|Roll out was great - although already separated from team mates Phil
Labey and Paul Pirouet, Jason (Stolte) and I managed to stay
together for about 20 or so miles before I found myself on my own
over the first 4th Category climb.
All good so far and my only worry was mechanicals and punctures as
the roadside became dotted with various casualties of the same.
The Marie Blancque ~ 9.5k @ 7.5%
The Marie Blanque was a strange one for me. I
entered the slopes last of our group - loads of cyclists all bunched
up, going well, tapping out a good tempo but as it hit the steep
stuff clearly some folks up ahead either missed gears or got off etc
causing a tailback which made everyone dismount - time for a walk.
I don't remember how long (But will say for the record it cost me
exactly the amount of time I finished behind Stolte!!!) maybe 10-15
minutes walking, then it opened up and I found a friendly Frenchie
at the roadside to push start me as it was still on the steep
section at around 10%. So overall the 10km climb was not a
problem for me as I rode it in two sections - Stolte said he went
too hard and suffered on that one though.
After that it was a couple of km before it was utter carnage. Bodies
littered the mountain - saw one guy slip into unconsciousness and
start to convulse - two spectators tended to him. Another chap was
making a surprisingly large sports bar/gel/drink stomach whisked
frittata right next to some poor Frenchies caravan! Rounded a corner
to see the road rise relentlessly to two switchbacks stretching to
the end of the world (so it seemed) with full sun baked coverage -
suffer like a pro Baggers - even if you're cycling at 4.5kmh like a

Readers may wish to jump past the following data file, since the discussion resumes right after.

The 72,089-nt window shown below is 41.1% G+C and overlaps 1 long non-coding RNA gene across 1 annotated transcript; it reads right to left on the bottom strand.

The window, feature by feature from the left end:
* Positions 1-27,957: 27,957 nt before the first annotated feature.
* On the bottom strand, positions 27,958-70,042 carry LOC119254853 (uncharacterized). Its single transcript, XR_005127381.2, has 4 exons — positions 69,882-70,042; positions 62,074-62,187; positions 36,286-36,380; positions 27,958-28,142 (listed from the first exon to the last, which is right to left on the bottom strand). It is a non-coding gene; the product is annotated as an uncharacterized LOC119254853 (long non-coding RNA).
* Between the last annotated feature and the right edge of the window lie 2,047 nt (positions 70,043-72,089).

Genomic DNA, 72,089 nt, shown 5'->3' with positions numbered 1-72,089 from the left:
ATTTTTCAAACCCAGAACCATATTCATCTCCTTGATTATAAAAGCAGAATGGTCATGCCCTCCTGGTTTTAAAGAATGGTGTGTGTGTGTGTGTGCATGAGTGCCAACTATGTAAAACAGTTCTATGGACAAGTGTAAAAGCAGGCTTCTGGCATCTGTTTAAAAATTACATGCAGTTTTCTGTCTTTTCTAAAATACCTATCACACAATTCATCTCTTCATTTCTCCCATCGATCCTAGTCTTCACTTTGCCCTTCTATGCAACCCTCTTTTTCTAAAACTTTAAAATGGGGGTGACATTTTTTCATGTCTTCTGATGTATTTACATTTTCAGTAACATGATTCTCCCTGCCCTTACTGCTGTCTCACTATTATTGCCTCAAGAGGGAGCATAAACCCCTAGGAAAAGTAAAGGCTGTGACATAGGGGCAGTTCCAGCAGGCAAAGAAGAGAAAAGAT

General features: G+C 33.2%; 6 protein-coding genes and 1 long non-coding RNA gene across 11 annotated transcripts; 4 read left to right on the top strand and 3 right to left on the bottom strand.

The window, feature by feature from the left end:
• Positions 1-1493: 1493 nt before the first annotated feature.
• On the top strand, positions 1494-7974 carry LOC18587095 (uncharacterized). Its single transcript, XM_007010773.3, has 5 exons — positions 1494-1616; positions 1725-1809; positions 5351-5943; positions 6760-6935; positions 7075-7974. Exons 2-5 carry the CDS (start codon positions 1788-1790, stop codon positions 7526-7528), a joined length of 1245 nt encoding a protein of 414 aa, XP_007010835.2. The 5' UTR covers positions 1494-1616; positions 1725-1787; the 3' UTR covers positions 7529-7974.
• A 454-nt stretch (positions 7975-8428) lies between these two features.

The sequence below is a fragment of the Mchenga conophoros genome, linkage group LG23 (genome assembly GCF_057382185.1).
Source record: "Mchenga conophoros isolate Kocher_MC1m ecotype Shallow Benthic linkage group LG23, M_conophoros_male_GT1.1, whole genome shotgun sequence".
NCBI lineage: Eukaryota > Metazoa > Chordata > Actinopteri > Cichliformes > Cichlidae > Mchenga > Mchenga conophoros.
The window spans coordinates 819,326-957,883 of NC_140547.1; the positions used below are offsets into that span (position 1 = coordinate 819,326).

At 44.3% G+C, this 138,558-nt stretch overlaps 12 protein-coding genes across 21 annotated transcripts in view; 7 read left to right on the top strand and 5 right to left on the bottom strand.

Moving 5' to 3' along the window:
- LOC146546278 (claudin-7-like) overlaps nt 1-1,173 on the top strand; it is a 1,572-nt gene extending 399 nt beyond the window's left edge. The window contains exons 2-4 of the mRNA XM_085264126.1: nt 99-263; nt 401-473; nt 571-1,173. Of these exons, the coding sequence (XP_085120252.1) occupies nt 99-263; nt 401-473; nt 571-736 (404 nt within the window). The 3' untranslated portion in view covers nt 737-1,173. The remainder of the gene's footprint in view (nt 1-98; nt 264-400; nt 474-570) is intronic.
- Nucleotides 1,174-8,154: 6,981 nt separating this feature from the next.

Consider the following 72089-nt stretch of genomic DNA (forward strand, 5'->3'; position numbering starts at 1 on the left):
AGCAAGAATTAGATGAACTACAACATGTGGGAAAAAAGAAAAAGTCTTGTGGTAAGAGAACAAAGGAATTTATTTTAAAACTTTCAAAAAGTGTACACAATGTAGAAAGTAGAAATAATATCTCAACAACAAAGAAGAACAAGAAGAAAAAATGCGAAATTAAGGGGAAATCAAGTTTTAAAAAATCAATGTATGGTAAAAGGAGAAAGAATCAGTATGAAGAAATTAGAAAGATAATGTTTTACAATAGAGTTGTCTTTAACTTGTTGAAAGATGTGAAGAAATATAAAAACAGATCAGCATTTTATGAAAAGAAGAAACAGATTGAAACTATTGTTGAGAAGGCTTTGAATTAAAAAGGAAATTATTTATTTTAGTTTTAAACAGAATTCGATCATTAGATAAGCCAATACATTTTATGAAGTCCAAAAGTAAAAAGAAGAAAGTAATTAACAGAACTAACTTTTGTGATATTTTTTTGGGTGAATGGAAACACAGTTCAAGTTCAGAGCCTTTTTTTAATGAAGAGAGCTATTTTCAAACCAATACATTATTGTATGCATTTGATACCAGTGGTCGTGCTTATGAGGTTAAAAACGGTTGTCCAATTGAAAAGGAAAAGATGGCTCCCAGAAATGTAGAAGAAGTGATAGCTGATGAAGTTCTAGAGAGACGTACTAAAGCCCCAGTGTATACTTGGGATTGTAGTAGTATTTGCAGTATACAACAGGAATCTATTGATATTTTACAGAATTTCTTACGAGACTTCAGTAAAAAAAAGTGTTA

4km to go sign and a real kick in the tanks as it also announces an
average gradient of 9% - for the second time that day real doubts
enter my addled mind as to whether I could do this all on the bike.
The tougher ramps were causing the blood to pump in the ears and I
felt I wasn't too far away from joining the roadside casualties
unable to continue - ever onwards though as I know that stopping
will likely be the end - and then I'll definitely have to come back
Out of the saddle, but no dancing on the pedals Armstrong style,
only to slow slightly and take half pedal turns and stretch the
broken back (now onto 5th neurofen plus!). Constant shifting from
top of bars to hoods (found that worked well) and forward and
backwards in the saddle searching for respite that never came.
Finally, spurred on by some Norwegian loons blasting AC/DC's Back in
Black album, its the final push. Then a good smattering of English
supporters are in full voice and I spot the final turns which is
great, but also notice it looks like about 13% up the last switchback - surely the mountain isn't going to submit me to the ignominy
of walking the final 500 metres as I fear the imminent onset of
total leg cramp.
It doesn't come and I finally cross the line after
2 hours and 19 minutes of climbing some 12 miles with a guttural
roar which is met by equal shouts from the hundreds at the top.
I pull up next to two lads from Jersey Caesarean Cycle Club and beg some drink off them (bottle
empty again) then I sit down and have a little cry.
What a day. We trained pretty hard but I had no idea it would be
that tough - but that it was has made it all the sweeter to complete
it. I swore to myself several times that day that if I made it it
would be my last - but never say never!!!! What's this Marmotte
10 hours 40 minutes over 114 miles and some 4,000 metres going
up.....and up.....and up.
Finally a massive thanks to my training buddies and fellow etapists
above (all in between 9 and 10 hours) and also Spencer and Al - and
last but most, Tony Williams - the man with the Plan.